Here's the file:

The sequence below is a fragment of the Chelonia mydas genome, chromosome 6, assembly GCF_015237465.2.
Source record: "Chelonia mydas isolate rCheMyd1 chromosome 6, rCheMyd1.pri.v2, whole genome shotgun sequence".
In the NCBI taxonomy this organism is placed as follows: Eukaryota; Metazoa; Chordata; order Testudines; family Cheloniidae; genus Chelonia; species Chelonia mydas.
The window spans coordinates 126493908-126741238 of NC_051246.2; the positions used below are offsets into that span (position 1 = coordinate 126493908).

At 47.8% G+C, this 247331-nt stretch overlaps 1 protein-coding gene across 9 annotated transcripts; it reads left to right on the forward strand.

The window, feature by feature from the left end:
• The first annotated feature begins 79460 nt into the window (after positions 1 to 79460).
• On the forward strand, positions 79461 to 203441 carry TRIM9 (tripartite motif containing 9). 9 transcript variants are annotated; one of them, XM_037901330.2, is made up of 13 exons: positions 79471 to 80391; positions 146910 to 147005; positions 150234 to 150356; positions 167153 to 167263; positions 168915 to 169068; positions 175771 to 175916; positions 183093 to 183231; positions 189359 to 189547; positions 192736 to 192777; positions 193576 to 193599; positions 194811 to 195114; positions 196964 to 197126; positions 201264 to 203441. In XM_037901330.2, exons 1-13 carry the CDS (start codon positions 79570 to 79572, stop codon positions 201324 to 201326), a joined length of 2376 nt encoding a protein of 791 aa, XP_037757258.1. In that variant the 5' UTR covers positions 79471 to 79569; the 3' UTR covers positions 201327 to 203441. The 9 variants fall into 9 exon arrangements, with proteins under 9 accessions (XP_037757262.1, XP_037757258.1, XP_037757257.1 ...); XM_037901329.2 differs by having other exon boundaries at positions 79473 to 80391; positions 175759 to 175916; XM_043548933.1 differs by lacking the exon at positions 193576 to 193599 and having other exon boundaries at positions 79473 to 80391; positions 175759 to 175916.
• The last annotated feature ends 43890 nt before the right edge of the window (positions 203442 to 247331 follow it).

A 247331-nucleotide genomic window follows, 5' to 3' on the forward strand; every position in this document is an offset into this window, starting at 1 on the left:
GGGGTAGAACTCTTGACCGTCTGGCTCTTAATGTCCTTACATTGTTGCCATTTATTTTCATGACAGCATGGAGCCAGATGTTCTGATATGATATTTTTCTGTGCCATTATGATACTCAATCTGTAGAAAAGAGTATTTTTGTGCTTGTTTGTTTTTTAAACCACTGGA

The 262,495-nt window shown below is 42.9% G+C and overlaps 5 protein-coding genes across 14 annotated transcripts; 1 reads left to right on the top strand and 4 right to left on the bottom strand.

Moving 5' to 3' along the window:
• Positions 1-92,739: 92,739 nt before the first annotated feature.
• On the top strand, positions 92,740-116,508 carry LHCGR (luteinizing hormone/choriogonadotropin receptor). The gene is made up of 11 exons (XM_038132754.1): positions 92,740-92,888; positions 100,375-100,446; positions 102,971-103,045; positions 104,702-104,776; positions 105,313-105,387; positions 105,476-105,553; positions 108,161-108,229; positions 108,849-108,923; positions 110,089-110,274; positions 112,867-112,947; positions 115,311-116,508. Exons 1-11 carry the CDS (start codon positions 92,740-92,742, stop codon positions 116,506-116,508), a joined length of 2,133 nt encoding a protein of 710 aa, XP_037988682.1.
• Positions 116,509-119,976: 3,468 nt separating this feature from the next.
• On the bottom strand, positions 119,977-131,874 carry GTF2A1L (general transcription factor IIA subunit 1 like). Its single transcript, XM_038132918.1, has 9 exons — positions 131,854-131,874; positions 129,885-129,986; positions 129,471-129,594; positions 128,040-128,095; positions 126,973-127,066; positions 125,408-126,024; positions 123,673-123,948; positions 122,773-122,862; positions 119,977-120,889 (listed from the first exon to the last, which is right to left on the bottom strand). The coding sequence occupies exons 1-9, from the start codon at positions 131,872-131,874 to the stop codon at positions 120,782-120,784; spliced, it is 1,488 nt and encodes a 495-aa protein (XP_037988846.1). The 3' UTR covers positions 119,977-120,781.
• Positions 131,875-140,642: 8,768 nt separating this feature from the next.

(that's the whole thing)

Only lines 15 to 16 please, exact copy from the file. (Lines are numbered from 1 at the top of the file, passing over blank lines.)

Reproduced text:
• On the top strand, positions 92,740-116,508 carry LHCGR (luteinizing hormone/choriogonadotropin receptor). The gene is made up of 11 exons (XM_038132754.1): positions 92,740-92,888; positions 100,375-100,446; positions 102,971-103,045; positions 104,702-104,776; positions 105,313-105,387; positions 105,476-105,553; positions 108,161-108,229; positions 108,849-108,923; positions 110,089-110,274; positions 112,867-112,947; positions 115,311-116,508. Exons 1-11 carry the CDS (start codon positions 92,740-92,742, stop codon positions 116,506-116,508), a joined length of 2,133 nt encoding a protein of 710 aa, XP_037988682.1.
• Positions 116,509-119,976: 3,468 nt separating this feature from the next.